Genetic Variants in P-Selectin and C-Reactive Protein Influence Susceptibility to Cognitive Decline After Cardiac Surgery

Department of Anesthesiology, Duke University, Durham, North Carolina, United States
Journal of the American College of Cardiology (Impact Factor: 16.5). 06/2007; 49(19):1934-42. DOI: 10.1016/j.jacc.2007.01.080
Source: PubMed


We hypothesized that candidate gene polymorphisms in biologic pathways regulating inflammation, cell matrix adhesion/interaction, coagulation-thrombosis, lipid metabolism, and vascular reactivity are associated with postoperative cognitive deficit (POCD).
Cognitive decline is a common complication of coronary artery bypass graft (CABG) surgery and is associated with a reduced quality of life.
In a prospective cohort study of 513 patients (86% European American) undergoing CABG surgery with cardiopulmonary bypass, a panel of 37 single-nucleotide polymorphisms (SNPs) was genotyped by mass spectrometry. Association between these SNPs and cognitive deficit at 6 weeks after surgery was tested using multiple logistic regression accounting for age, level of education, baseline cognition, and population structure. Permutation analysis was used to account for multiple testing.
We found that minor alleles of the CRP 1059G/C SNP (odds ratio [OR] 0.37, 95% confidence interval [CI] 0.16 to 0.78; p = 0.013) and the SELP 1087G/A SNP (OR 0.51, 95% CI 0.30 to 0.85; p = 0.011) were associated with a reduction in cognitive deficit in European Americans (n = 443). The absolute risk reduction in the observed incidence of POCD was 20.6% for carriers of the CRP 1059C allele and 15.2% for carriers of the SELP 1087A allele. Perioperative serum C-reactive protein (CRP) and degree of platelet activation were also significantly lower in patients with a copy of the minor alleles, providing biologic support for the observed allelic association.
The results suggest a contribution of P-selectin and CRP genes in modulating susceptibility to cognitive decline after cardiac surgery, with potential implications for identifying populations at risk who might benefit from targeted perioperative antiinflammatory strategies.

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Available from: Mihai Podgoreanu
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    • "The other CRP variant associated with CHD is rs1130864, where the change of cytosine to thymine at position 1444 has taken place [12] [13] [14]. With regard to polymorphisms rs2794521 and rs1205, these have been less studied in association studies with CHD, but similarly to the above mentioned polymorphisms they have yielded interesting outcomes [14] [15] [16]. The genetic change of rs2794521 occurs at position 717, where a cytosine is replaced by thymine; as for rs1205 a guanine is substituted by adenine at position 3872 [11] [17]. "
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    ABSTRACT: It is widely acknowledged that cardiovascular heart disease (CHD) has a genetic influence. Several studies have investigated the role of inflammatory markers like C-reactive protein (CRP) and tumor necrosis factor α (TNF-α) in the causation of cardiovascular diseases. Although there have been several positive studies associating CRP and TNF-α genes with CHD, the evidence is not entirely consistent. Therefore, we performed a meta-analysis to gain a better understanding into this issue. The meta-analysis was conducted with 22 articles of genetic association studies of CRP (G1059C rs1800947, C1444T rs1130864, C717T rs2794521 and G3872A rs1205) and TNF-α (C857T rs1799724, C863A rs1800630 and T1031C rs1799964) genes. To analyze the association of these variants with CHD we used the following models: allelic, additive, dominant and recessive. In addition, we performed a sub-group analysis by Caucasian population using the same four models. CRP and TNF-α gene polymorphisms showed a positive significant association with CHD. This study provides evidence that rs2794521 of the CRP gene and rs1799724, rs1800630 and rs1799964 of the TNF-α gene polymorphisms may be risk factors to manifest CHD. The analysis of rs1800947 and rs1205 of the CRP gene yielded a protective effect in the pathogenesis of this disease. Only the analysis of the rs1130864 polymorphism showed a lack of association with CHD. To have conclusive outcomes it is necessary to integrate more studies to confirm our findings.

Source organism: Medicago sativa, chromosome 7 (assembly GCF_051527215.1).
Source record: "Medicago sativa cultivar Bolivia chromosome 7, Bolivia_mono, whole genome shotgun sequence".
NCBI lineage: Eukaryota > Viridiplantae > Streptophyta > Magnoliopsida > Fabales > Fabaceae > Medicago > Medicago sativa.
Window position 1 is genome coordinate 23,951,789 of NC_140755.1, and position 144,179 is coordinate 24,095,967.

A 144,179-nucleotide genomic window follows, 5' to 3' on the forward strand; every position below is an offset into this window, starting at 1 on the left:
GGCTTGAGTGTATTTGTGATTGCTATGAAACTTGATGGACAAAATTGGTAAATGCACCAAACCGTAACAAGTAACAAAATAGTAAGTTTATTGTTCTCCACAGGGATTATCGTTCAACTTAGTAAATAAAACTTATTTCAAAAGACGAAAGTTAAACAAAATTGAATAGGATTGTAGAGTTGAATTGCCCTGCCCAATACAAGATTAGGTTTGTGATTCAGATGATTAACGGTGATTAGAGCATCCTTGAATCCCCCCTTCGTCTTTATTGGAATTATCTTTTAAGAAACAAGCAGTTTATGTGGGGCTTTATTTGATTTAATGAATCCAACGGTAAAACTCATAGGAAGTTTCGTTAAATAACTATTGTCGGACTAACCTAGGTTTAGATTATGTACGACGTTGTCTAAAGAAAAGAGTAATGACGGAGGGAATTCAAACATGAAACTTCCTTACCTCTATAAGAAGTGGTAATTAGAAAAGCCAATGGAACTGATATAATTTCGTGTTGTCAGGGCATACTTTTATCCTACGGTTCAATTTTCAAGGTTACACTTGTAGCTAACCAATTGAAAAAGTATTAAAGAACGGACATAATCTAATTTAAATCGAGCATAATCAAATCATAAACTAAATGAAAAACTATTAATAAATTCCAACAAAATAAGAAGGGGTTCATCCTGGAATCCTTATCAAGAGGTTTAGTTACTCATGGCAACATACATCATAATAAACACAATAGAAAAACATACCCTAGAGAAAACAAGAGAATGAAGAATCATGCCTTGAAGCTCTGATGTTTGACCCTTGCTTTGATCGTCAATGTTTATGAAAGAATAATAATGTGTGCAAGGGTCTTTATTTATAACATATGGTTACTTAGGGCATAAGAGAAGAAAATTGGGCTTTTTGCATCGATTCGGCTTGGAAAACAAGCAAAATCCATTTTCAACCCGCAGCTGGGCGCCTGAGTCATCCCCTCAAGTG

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    • "An individual preoperative risk assessment could offer crucial information to clinicians and finally lead to improved outcomes. The emergence of perioperative genomics has enabled the detection of potential genetic risk factors in order to individualize and optimize therapy [3–7]. "
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    • "However, it is similar to the prospective predictive power (∼5%) of the serum P-selectin levels on the intersubject variability in the carotid intima–media thickness measured 5 years later. Our findings also support the hypothesis of a direct genetic relationship between P-selectin expression and cerebral atrophy as proposed by two studies that demonstrated neurocognitive differences in the elderly carriers of 1087 allele of this gene (Mathew et al., 2007; Gunstad et al., 2009). However, allele-specific PCR validation will be necessary to name the specific genetic variants that are responsible for this association. "
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